By Emma Lacey-Bordeaux, CNN Radio
Atlanta, Georgia (CNN) - Four years on, Vandy Beth Glenn still gets choked up thinking about the day she was fired from her perfect job.
The petite brunette recalls exactly what her boss said that October day, how the reasons behind the termination sparked a lawsuit that could have far-reaching implications about how transgender people are treated at work.
Vandy Beth Glenn was born Glenn Morrison. At a young age, she says, she knew she wasn’t a man.
“It’s like a constant voice in the back of your head telling you ‘This is wrong. This isn’t the life you are supposed to be living,’” she said.
The voice grew louder as the years went on, but the Georgia native moved through life, earning a journalism degree from the University of Georgia and serving as an officer in the U.S. Navy. She’s fascinated by language, she says, loves to see how government works. In 2005, she landed her perfect job as a legislative editor at the Georgia General Assembly.
Around that time, Glenn’s life outside work began to change, too.
She received a formal diagnosis and name for something she’d long understood: She had gender identity disorder. It’s a somewhat controversial diagnosis but listed in the Diagnostic and Statistical Manual of Mental Disorders, the final word for most psychiatrists. The condition is marked by discomfort about one's own biological sex and gender expression.
Working with a therapist, Glenn decided to make the outward change. She began to dress like a woman, and in her personal life, the shift went smoothly. She beams when she recalls the support she received from friends. Some people who transition, she says, experience dramatic breaks with friends, but “that experience is alien to me.” In October 2006, she informed her work supervisor that she planned to become a woman. Her supervisor also expressed support for Glenn and for the decision. For Halloween, she made a first tentative step toward transitioning at work. She decided to come to work dressed as a woman.
The Office of Legislative Counsel at the Georgia General Assembly, where Glenn worked, is responsible for preparing bills for the legislature. The office does serious work, and it’s paramount that it not appear to take any side on matters in front of the legislature. But like in many other workplaces, employees came to work in costumes on Halloween.
Glenn wore conservative women’s business attire, nothing flashy. The outfit did not sit well with the head of her office, Sewell Brumby, who sent her home. He would later testify that he made this decision because “it’s unsettling to think of someone dressed in women’s clothing with male sexual organs inside that clothing.”
Brumby didn’t know that he sent Glenn home because of an outfit she hoped to wear to work every day.
One year later, Glenn, aided by her therapist, decided she’d come to work as a woman: Vandy Beth. She’d continued the charade – a woman at home, a man at work - long enough. Looking back, she quipped, “it’s odd to have two identities and not be fighting crime.”
Glenn's supervisor made Brumby aware of Glenn’s decision. According to court documents, he felt concerned that a transgender employee might be viewed as “perhaps immoral, perhaps unnatural, and perhaps liberal or, if you will, ultraliberal.”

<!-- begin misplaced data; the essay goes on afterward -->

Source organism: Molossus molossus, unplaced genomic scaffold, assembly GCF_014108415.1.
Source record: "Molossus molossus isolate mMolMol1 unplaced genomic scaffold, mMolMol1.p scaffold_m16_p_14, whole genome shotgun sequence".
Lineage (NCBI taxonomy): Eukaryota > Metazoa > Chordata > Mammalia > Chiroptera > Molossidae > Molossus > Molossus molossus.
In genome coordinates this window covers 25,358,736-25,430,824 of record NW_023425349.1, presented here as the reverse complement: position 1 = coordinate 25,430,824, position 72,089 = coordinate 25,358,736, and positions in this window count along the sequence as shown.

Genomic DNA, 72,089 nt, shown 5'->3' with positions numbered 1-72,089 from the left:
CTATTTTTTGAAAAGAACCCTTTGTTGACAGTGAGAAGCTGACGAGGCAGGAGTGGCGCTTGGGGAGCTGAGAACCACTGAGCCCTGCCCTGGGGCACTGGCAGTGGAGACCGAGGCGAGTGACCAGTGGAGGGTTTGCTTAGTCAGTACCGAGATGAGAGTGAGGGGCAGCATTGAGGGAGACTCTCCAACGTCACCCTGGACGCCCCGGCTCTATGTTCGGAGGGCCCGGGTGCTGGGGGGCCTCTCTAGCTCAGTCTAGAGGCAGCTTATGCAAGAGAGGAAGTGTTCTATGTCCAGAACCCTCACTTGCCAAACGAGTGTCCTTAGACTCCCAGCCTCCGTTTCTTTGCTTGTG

On October 16, 2007, Glenn got the summons she’d dreaded. She was nervous and suspected she was going to lose her job. She questioned whether she would remember the words and reasons her boss used to explain the termination, so she came with a hidden audio recorder.
“Based on previous events that had occurred in the office, I had good reason to believe that I was going to be fired, and I knew that if I was going to pursue any legal action, I would have to have my facts straight,” she said. “I didn’t trust that the man who fired me would necessarily want to accurately report the details of that last conversation, so it just seemed like the prudent thing to do.”
Under Georgia law, Glenn could lawfully record the conversation without her boss’ knowledge or consent, something she knew from a journalism class in college.
“I also thought that, against all odds, that if I didn’t lose my job that day, then the recordings would be a reminder of a great moment in tolerance,” she says.
Glenn’s boss said the way she dressed would make others uncomfortable. He told her that her gender transition would be disruptive.
It all happened so quickly. Before she absorbed the gravity of the moment, she was cleaning out her desk and sitting at home, stunned, with her cats as comfort.
Many months later, in July 2008, Lambda Legal filed suit on behalf of Glenn. The organization, which works to establish equality for the gay, lesbian, transgender, bisexual and queer community through courts, represented her for free.
Greg Nevins, Glenn’s attorney, knew he’d found a good case when he heard about the recording.
“It was very clear what the reasons were” for her termination, he said. “It was very clearly centered on a belief that people should look a certain way if they are a certain gender in the workplace.”
Indeed, Glenn’s former boss made his reasons plain in his deposition, reiterating a belief that Glenn’s actions were wrong. The state argued that the move did not violate federal law and sought to have the case dismissed.
But despite the legal help, Glenn faced many other costs in the years it took the legal battle to unfold, the costs to her time chief among them.
Months passed before the court ruled on procedural matters, and she had to learn to be patient.